Women Outraged Catholic Church Denied Them Communion Because They Were Wearing Anti-Catholic Garb
I trust that you, dear reader, are not stupid. So I’ll get straight to the point.
You know what the rainbow flag stands for. You also know what the Roman Catholic Church’s position is on the vast majority of things the rainbow flag stands for.
So imagine that, in a Colorado community, there’s somehow a minor uproar after a group of women were denied Communion at an Englewood church because they were wearing face masks with the rainbow flag on it.
According to KDVR, Sally Odenheimer, one of the women who was with the group reportedly denied communion because of the masks, said the women were wearing them in support of a teacher fired from All Souls Catholic School in Englewood after it was discovered she was in a lesbian relationship.
The Archdiocese of Denver said the teacher, Maggie Barton, was terminated because she violated the terms of her contract, including “refraining from taking any public position or conducting himself or herself in a manner that is contrary to the teachings of the Catholic Church.”
So, a woman hired by a religious institution breaks the rules of said religious institution and is terminated. There’s a stunner for you. But to Odenheimer, this outrage couldn’t stand.
“When Maggie Barton’s story hit, it struck a cord in me, and I felt compelled to do something,” she told KDVR.
While Odenheimer doesn’t typically attend All Souls Catholic Parish — and neither did the three women who came with her — they felt they needed to make a point.
“Our whole intent was to support and stand in solidarity for Maggie and for all,” she said.
“Odenheimer said the four don’t usually attend All Souls.”
“‘Our whole intent was to support and stand in solidarity for Maggie and for all,’ Odenheimer said.”
It was a publicity stunt, they got what they wanted.
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And, you know, against the tenets of the Catholic Church. While Odenheimer did not attempt to receive Communion, two of the group did — and were denied.
“I had no idea that [Jill Moore] was just standing there with her hands out waiting to get the host, the Eucharist, and she was just saying, ‘Amen,’ and that’s it. And [the priest] nodded for her to leave,” Odenheimer said.
“Here are these decent, wonderful human beings being denied the Holy Eucharist solely on what they’re wearing. Solely on what they’re wearing. I was crushed by that,” she added.
In other words, Odenheimer and Co. openly mocked the moral strictures of the Catholic Church, then attempted to receive arguably its holiest sacrament — receiving the body and blood of Jesus Christ — and affected offense when they were turned away.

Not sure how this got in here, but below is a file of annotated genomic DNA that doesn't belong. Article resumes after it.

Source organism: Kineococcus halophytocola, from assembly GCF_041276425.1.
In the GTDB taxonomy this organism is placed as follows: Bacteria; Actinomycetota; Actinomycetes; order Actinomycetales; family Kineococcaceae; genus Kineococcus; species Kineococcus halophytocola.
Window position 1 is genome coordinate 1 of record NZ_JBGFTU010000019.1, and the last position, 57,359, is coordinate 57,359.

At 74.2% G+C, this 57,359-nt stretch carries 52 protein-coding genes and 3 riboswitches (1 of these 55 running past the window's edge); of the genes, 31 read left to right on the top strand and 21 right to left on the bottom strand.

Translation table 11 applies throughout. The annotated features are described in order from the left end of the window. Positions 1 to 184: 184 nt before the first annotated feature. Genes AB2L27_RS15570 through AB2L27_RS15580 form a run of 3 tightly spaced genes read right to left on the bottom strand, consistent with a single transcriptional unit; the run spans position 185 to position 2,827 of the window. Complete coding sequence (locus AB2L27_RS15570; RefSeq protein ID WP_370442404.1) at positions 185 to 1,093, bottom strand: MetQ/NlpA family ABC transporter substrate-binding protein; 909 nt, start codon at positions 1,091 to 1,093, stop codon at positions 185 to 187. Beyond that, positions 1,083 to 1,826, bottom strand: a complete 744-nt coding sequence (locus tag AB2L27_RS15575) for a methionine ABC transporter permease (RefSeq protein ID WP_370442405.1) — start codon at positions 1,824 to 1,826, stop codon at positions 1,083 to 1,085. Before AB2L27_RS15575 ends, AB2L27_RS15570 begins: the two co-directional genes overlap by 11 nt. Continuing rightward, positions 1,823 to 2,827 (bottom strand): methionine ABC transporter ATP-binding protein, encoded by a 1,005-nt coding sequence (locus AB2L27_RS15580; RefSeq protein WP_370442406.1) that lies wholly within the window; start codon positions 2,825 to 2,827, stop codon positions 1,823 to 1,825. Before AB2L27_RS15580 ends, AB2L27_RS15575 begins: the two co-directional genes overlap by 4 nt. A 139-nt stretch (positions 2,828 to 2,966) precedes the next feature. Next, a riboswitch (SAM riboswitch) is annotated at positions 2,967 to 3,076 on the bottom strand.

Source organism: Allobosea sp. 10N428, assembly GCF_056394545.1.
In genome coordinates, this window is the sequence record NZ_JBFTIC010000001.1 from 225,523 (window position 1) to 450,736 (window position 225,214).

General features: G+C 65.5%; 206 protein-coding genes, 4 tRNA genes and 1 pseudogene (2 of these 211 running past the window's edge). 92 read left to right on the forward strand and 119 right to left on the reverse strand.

Just so we’re clear on this: The catechism of the Catholic Church holds that scripture “presents homosexual acts as acts of grave depravity” which “are intrinsically disordered” and “are contrary to the natural law.”
But these women hadn’t engaged in such acts — or, if they had, we certainly don’t know about it. Why should they be denied?
Aside from making a mockery of a solemn church service, catechism also addresses this, saying communion can be withheld from “those … obstinately persevering in manifest grave sin are not to be admitted to holy communion.”
In this case, “manifest” means to be known to the community in some way — not a private sin, but one that is widely known. They were wearing rainbow face masks. In the court of Canon Law, I think I could safely call for summary judgment on the matter based on that alone.
And beyond that, the Archdiocese of Denver said in a statement, there’s a time and a place for this kind of protest — and it isn’t in the communion queue.
“I will say, anyone who considers themselves a lifelong Catholic knows that the communion line is not the place for any political statement, especially when such statements highlight that the person is not in communion with Christ,” the statement read.
“If anyone believes they were wrongly denied Communion, we encourage them to speak to the pastor of their church who, unlike secular media, is better equipped to answer their concerns and help them be brought back into Communion.”
Don’t tell that to Odenheimer, however, who continues to paint herself as the trailblazer she absolutely isn’t.
“Maybe it opens up the door for other people, other Catholics, to open their eyes about what’s going on in this community and for them to decide whether they believe in that or feel like that’s the right direction the Archdiocese is going,” Odenheimer said. “It’s up to them.”
Or maybe it opens people’s eyes to the fact that the LGBT agenda-pushers aren’t content with cultural acceptance. They demand obedience — and religious beliefs be darned.
One is tempted to ignore this kind of attention-seeking asininity; don’t feed the animals, after all. In this case, however, I say give these women all the attention they want. What they’re trying to pass off as bravery and tolerance is fatuous, anti-Catholic bigotry.
No matter how the media tries to spin it, most right-thinking people will see right through this offensive stunt and the passive-aggressive religious hatred unsubtly lurking just behind it.
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